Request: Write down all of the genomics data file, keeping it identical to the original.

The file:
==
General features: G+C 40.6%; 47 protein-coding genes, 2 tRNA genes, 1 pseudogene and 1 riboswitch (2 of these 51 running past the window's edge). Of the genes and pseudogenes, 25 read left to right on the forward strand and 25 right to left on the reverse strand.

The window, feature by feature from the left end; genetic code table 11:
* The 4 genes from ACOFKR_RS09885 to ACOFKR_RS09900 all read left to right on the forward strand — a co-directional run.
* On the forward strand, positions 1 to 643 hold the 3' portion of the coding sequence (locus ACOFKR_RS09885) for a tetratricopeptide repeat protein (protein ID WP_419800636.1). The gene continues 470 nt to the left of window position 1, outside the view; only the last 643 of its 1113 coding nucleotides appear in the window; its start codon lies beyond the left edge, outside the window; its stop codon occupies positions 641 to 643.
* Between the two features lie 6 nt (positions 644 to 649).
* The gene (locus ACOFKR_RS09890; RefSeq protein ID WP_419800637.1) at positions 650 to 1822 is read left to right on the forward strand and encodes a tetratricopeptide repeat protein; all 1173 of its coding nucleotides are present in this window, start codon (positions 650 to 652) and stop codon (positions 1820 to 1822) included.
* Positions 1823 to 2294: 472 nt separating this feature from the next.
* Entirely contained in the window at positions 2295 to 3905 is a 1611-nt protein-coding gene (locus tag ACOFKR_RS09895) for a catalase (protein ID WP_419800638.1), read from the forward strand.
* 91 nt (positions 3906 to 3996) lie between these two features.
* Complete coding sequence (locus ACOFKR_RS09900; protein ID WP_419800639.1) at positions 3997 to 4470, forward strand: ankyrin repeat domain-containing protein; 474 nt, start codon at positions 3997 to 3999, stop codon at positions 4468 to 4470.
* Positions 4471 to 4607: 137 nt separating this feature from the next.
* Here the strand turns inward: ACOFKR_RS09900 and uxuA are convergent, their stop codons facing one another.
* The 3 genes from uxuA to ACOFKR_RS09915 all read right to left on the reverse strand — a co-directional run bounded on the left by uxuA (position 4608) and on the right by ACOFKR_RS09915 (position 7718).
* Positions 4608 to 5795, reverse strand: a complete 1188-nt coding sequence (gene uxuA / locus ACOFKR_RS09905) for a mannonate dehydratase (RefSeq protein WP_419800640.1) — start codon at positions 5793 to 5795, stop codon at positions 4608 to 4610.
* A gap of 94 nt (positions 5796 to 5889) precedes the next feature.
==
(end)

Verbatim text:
General features: G+C 40.6%; 47 protein-coding genes, 2 tRNA genes, 1 pseudogene and 1 riboswitch (2 of these 51 running past the window's edge). Of the genes and pseudogenes, 25 read left to right on the forward strand and 25 right to left on the reverse strand.

The window, feature by feature from the left end; genetic code table 11:
* The 4 genes from ACOFKR_RS09885 to ACOFKR_RS09900 all read left to right on the forward strand — a co-directional run.
* On the forward strand, positions 1 to 643 hold the 3' portion of the coding sequence (locus ACOFKR_RS09885) for a tetratricopeptide repeat protein (protein ID WP_419800636.1). The gene continues 470 nt to the left of window position 1, outside the view; only the last 643 of its 1113 coding nucleotides appear in the window; its start codon lies beyond the left edge, outside the window; its stop codon occupies positions 641 to 643.
* Between the two features lie 6 nt (positions 644 to 649).
* The gene (locus ACOFKR_RS09890; RefSeq protein ID WP_419800637.1) at positions 650 to 1822 is read left to right on the forward strand and encodes a tetratricopeptide repeat protein; all 1173 of its coding nucleotides are present in this window, start codon (positions 650 to 652) and stop codon (positions 1820 to 1822) included.
* Positions 1823 to 2294: 472 nt separating this feature from the next.
* Entirely contained in the window at positions 2295 to 3905 is a 1611-nt protein-coding gene (locus tag ACOFKR_RS09895) for a catalase (protein ID WP_419800638.1), read from the forward strand.
* 91 nt (positions 3906 to 3996) lie between these two features.
* Complete coding sequence (locus ACOFKR_RS09900; protein ID WP_419800639.1) at positions 3997 to 4470, forward strand: ankyrin repeat domain-containing protein; 474 nt, start codon at positions 3997 to 3999, stop codon at positions 4468 to 4470.
* Positions 4471 to 4607: 137 nt separating this feature from the next.
* Here the strand turns inward: ACOFKR_RS09900 and uxuA are convergent, their stop codons facing one another.
* The 3 genes from uxuA to ACOFKR_RS09915 all read right to left on the reverse strand — a co-directional run bounded on the left by uxuA (position 4608) and on the right by ACOFKR_RS09915 (position 7718).
* Positions 4608 to 5795, reverse strand: a complete 1188-nt coding sequence (gene uxuA / locus ACOFKR_RS09905) for a mannonate dehydratase (RefSeq protein WP_419800640.1) — start codon at positions 5793 to 5795, stop codon at positions 4608 to 4610.
* A gap of 94 nt (positions 5796 to 5889) precedes the next feature.